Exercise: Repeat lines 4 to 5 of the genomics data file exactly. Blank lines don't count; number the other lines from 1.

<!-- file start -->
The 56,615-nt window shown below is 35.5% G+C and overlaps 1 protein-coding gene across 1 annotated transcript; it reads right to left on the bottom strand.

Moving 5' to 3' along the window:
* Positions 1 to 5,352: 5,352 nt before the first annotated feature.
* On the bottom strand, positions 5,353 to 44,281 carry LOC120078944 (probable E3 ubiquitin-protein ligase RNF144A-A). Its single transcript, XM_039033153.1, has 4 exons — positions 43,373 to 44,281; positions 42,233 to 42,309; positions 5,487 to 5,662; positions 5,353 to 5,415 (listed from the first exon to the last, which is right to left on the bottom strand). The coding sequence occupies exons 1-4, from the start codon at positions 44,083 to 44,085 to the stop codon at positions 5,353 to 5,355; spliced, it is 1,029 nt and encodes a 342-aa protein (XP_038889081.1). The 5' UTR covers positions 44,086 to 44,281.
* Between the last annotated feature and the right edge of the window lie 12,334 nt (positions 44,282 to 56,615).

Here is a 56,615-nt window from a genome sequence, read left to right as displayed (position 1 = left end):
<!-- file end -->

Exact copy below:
* On the bottom strand, positions 5,353 to 44,281 carry LOC120078944 (probable E3 ubiquitin-protein ligase RNF144A-A). Its single transcript, XM_039033153.1, has 4 exons — positions 43,373 to 44,281; positions 42,233 to 42,309; positions 5,487 to 5,662; positions 5,353 to 5,415 (listed from the first exon to the last, which is right to left on the bottom strand). The coding sequence occupies exons 1-4, from the start codon at positions 44,083 to 44,085 to the stop codon at positions 5,353 to 5,355; spliced, it is 1,029 nt and encodes a 342-aa protein (XP_038889081.1). The 5' UTR covers positions 44,086 to 44,281.
* Between the last annotated feature and the right edge of the window lie 12,334 nt (positions 44,282 to 56,615).